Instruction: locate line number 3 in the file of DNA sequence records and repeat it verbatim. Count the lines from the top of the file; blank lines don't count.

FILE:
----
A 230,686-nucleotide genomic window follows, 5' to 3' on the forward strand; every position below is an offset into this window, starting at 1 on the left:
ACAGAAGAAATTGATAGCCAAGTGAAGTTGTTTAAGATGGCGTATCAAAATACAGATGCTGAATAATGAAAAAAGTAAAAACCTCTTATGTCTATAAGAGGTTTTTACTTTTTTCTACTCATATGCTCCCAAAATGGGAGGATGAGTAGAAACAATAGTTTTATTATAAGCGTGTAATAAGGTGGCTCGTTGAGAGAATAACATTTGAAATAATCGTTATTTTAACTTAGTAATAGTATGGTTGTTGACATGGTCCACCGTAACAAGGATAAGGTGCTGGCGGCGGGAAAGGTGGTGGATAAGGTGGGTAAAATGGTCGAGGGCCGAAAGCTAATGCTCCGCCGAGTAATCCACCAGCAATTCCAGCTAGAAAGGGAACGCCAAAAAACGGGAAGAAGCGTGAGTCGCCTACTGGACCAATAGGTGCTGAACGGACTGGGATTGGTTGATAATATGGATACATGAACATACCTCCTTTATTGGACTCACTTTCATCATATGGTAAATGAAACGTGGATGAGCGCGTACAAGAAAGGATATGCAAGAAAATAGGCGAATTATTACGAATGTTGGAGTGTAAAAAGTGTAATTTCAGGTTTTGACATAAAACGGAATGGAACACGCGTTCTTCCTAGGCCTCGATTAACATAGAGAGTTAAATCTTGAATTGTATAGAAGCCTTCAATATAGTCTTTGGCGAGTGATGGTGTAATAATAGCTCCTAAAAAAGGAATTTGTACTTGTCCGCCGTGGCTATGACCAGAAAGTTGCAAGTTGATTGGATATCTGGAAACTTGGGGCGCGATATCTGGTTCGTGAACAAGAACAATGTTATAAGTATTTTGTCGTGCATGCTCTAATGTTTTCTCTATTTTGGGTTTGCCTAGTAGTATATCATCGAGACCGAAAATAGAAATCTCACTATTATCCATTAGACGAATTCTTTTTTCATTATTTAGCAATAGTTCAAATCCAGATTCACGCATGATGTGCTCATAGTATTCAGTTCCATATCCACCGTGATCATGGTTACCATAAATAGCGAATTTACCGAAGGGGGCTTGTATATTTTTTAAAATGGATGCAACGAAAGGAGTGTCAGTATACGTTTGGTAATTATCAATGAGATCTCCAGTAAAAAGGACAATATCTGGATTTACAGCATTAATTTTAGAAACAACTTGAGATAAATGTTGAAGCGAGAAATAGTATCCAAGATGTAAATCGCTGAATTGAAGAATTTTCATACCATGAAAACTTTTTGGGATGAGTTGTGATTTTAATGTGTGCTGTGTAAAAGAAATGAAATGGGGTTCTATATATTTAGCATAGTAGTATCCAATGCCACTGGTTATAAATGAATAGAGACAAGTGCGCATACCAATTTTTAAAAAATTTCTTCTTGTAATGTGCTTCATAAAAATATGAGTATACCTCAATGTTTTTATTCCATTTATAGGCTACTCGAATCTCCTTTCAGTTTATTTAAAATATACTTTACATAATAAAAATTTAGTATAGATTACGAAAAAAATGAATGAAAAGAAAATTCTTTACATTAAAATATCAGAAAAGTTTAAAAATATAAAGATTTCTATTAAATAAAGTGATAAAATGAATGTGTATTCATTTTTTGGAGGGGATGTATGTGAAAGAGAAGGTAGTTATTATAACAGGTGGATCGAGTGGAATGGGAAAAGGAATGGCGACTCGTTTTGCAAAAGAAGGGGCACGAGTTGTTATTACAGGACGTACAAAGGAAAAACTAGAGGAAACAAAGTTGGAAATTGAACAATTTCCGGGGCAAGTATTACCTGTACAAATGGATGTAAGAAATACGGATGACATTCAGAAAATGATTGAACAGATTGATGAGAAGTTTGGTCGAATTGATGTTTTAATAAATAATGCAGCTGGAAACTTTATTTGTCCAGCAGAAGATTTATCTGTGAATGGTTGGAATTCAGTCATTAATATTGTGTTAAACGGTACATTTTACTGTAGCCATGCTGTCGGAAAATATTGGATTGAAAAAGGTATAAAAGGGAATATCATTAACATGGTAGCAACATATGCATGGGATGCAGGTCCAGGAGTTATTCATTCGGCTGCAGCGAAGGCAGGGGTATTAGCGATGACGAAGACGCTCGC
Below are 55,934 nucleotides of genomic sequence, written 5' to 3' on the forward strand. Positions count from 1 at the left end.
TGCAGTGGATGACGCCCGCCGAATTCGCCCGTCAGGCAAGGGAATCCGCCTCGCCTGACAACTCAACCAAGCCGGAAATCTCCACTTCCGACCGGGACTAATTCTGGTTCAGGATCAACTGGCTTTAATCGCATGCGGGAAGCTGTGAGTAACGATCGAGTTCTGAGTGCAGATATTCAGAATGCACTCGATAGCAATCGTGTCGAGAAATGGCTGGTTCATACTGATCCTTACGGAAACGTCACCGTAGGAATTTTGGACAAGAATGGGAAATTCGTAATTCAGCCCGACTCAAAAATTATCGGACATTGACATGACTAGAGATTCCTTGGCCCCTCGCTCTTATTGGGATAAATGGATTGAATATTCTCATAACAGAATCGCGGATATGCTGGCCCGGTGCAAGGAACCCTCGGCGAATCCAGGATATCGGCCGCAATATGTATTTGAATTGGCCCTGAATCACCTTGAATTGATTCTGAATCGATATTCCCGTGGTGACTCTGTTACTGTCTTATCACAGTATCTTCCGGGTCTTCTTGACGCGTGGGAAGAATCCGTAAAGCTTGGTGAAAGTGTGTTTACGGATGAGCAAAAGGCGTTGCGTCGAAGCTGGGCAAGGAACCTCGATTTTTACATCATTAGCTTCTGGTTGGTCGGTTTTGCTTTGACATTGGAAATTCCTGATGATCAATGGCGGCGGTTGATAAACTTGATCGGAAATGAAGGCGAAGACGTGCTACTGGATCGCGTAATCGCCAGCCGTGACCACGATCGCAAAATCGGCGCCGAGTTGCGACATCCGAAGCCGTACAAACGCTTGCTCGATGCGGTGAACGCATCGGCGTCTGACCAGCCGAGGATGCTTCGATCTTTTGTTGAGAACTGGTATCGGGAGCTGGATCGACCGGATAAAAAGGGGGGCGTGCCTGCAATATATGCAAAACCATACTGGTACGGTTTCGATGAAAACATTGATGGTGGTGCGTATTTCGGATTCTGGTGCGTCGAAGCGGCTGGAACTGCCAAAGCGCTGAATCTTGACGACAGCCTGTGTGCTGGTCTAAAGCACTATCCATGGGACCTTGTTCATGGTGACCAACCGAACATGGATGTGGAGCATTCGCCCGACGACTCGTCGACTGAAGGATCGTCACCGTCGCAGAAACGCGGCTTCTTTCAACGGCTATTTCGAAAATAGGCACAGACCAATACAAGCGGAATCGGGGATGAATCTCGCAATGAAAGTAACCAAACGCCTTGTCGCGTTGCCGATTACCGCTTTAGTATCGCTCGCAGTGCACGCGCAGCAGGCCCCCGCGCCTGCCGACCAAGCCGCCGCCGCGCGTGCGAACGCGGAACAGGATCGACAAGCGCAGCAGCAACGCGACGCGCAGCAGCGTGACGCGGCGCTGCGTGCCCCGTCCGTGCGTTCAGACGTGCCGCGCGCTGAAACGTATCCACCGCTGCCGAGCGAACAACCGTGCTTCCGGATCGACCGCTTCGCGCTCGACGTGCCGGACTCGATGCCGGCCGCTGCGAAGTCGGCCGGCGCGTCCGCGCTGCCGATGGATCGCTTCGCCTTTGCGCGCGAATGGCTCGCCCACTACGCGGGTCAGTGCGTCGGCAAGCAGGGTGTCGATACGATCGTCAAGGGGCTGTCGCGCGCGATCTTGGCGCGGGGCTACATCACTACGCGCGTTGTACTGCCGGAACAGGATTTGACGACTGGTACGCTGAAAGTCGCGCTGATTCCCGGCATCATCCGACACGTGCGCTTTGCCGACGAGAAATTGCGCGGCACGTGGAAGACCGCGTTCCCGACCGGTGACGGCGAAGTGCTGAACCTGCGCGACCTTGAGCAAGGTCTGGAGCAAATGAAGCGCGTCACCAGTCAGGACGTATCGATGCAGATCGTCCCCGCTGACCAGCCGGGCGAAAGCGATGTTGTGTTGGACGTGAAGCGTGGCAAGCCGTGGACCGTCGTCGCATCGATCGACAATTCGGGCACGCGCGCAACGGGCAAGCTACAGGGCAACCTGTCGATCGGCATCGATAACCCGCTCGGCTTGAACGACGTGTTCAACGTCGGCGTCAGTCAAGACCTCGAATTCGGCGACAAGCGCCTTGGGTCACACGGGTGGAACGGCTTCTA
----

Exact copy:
Below are 55,934 nucleotides of genomic sequence, written 5' to 3' on the forward strand. Positions count from 1 at the left end.